It was further disclosed at CES that HTC will launch a new tracking module, subscription service for Vive VR. Viveport President, Rickard Steiber said: “Offering a subscription service can help with these kinds of discovery problems, and to entice consumers to give lesser-known fare a try.” “If you are app number 500 on that list, you are going to be very eager to be in the subscription plan,” he added. Steiber also said that subscriptions could enable more episodic content, and suggested that HTC could over time launch separate subscription packages for different types of content.
Move over Apple AirPods, and make way for headphones featuring artificial intelligence (A.I.) technology. Californian company Vinci has developed headphones that aim to be the “central hub of your connected world”. The headphones currently feature on Kickstarter selling for $99 with a release date estimated at May 2017. The wireless headphones are voice controlled and powered by cloud technology, with no connection needed to a mobile phone.
The headphones allow for voice control for users to choose songs so that they don’t have to manually choose them. Whether you’re “walking, running, or commuting – you can tell Vinci exactly what song you want to listen to, say a specific genre or mood, or let Vinci pick a song for you,” said the company on its Kickstarter page.
In addition, the headphones are able to connect users with other information such as directions, local venue recommendations, reminders, and more. Simply saying “Hey Vinci” will trigger the A.I. assistant, or pressing down on the touch screen. You can swipe the screen to change songs, etc. The device can recognize a user’s voice.
Vinci headphones can connect with Spotify, Amazon Prime Music, or SoundCloud, according to the company. Since the headphones are a standalone device, there is no need to connect to a mobile phone, which is a unique feature. What’s more, the headphones feature dual-mic noise reduction technology which can “filter out ambient noise from the desired sound, which improves voice recognition in any noisy environment,” says the company.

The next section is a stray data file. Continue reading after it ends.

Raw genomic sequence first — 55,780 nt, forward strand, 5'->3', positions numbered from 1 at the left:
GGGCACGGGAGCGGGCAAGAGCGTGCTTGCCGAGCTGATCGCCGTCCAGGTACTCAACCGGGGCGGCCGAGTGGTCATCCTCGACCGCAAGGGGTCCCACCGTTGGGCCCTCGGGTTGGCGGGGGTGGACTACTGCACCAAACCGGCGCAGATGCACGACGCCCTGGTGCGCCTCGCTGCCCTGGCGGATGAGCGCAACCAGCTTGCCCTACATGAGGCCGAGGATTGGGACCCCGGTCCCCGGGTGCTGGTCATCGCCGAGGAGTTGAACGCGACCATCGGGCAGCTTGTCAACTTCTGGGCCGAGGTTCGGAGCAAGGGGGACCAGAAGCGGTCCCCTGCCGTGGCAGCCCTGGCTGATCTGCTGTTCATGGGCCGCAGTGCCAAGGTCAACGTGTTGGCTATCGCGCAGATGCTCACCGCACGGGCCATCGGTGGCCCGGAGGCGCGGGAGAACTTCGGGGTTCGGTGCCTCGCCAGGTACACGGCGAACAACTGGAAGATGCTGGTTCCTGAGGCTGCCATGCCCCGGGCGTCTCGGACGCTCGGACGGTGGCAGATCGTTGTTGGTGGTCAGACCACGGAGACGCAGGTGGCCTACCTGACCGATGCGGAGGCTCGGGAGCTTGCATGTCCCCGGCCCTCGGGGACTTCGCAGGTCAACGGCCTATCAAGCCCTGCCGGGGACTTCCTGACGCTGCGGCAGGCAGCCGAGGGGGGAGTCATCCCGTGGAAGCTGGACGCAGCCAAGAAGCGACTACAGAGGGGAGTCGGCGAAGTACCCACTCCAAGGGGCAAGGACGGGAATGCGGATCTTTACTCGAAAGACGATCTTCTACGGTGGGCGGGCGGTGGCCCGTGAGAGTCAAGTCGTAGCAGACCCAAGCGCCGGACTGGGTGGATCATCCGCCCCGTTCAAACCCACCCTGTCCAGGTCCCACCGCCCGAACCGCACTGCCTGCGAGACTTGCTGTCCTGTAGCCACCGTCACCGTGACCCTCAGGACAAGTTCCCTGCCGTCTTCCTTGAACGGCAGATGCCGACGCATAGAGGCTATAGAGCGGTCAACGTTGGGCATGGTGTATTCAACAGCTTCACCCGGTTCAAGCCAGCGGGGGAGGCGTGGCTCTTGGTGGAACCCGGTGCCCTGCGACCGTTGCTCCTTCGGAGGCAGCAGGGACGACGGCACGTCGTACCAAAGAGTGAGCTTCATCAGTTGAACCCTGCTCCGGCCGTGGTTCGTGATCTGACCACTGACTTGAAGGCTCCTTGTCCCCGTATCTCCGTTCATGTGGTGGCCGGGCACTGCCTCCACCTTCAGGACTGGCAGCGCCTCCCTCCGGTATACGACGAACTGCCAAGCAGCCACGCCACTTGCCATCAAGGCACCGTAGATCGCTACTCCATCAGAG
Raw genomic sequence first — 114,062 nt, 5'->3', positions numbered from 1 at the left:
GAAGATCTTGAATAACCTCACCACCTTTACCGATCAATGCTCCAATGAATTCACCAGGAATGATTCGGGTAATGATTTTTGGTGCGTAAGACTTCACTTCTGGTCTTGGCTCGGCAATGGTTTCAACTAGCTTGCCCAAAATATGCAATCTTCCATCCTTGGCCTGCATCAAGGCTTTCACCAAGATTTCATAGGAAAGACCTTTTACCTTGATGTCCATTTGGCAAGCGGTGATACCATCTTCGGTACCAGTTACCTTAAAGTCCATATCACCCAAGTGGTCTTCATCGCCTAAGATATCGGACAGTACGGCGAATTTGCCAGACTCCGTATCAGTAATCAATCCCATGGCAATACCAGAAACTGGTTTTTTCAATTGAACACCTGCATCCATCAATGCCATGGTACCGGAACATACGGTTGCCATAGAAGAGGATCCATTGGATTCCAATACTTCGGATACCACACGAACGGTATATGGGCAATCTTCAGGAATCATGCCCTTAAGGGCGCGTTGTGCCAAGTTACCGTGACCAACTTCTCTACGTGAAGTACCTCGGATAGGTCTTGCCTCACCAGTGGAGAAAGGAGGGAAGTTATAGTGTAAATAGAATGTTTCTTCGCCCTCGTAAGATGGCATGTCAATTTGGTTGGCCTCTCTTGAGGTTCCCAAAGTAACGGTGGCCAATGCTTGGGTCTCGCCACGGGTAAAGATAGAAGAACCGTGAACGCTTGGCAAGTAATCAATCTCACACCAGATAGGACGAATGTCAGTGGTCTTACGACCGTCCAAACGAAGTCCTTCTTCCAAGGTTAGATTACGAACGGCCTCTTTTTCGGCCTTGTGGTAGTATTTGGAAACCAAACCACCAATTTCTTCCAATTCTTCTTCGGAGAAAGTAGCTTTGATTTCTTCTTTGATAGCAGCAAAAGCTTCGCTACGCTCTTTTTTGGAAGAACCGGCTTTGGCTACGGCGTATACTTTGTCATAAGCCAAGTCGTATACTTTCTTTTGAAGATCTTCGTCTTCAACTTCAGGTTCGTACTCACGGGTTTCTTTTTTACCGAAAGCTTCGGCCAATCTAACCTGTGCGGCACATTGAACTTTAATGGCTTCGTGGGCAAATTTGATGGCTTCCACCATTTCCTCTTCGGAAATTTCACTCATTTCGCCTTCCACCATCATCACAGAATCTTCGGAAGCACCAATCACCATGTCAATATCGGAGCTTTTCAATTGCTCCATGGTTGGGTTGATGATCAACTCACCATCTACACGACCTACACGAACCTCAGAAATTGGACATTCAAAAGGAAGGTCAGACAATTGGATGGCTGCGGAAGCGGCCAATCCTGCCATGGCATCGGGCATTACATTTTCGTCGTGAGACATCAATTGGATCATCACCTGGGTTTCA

The smart headphones are constantly learning from the user’s body vitals, which gives users the freedom to not have to choose songs themselves. The A.I. records listening habits and preferences to make “intelligent, real-time recommendations”.
The device can also learn from body activity, thus picking songs that match a user’s pace, heart rate and listening preferences. On top of this, the device includes an accelerometer, gyrometer, proximity sensor, optical heart rate sensor, GPS, and a compass.
So, how do these incredible headphones work? Through “deep learning techniques,” the Vinci headphones learn the “abstractive representations” of “thousands of soundtracks from massive music resources,” the company explains. These sounds are “extracted as signals, and then fed into neural networks after pre-processing.”
“Bi-directional Long-Short Term Memory (Bi-LSTM) models the sequential patterns of inputs, while more than one layer of fully-connected neural networks (often known as Multi-Layer Perceptron) enables abstractive learning,” says Vinci.
“User profiles are established by their behaviors (such as “like” or “dislike”) towards recommended songs. Such data are accumulated over time and modeled as temporal transition chains. With statistics learned, preferences are learned accordingly. In this way, Vinci becomes smarter when deciding what to or not to recommend next time, based on "deep learned" user-song matching.”
Ultimately, the Vinci device acts more like a computer than regular headphones. It features a powerful dual-core ARM Cortex-A7 processor with 16 to 32 GB of storage, as well as its own operating system, built on the Android platform. The device’s platform technology is built in the cloud and is “powered by natural language processing and artificial intelligence, so it gets smarter and smarter,” according to the company, enabling it to learn from speech patterns and preferences.
A recent report by Check Point Software Technologies claims that more than a million Android smartphones have been breached by malicious software, dubbed Gooligan, which targets devices running Android 4.0 and 5.0, representing almost 74 percent of mobile devices using Google’s operating system. The attacks can steal sensitive user data such as emails, photos, and documents.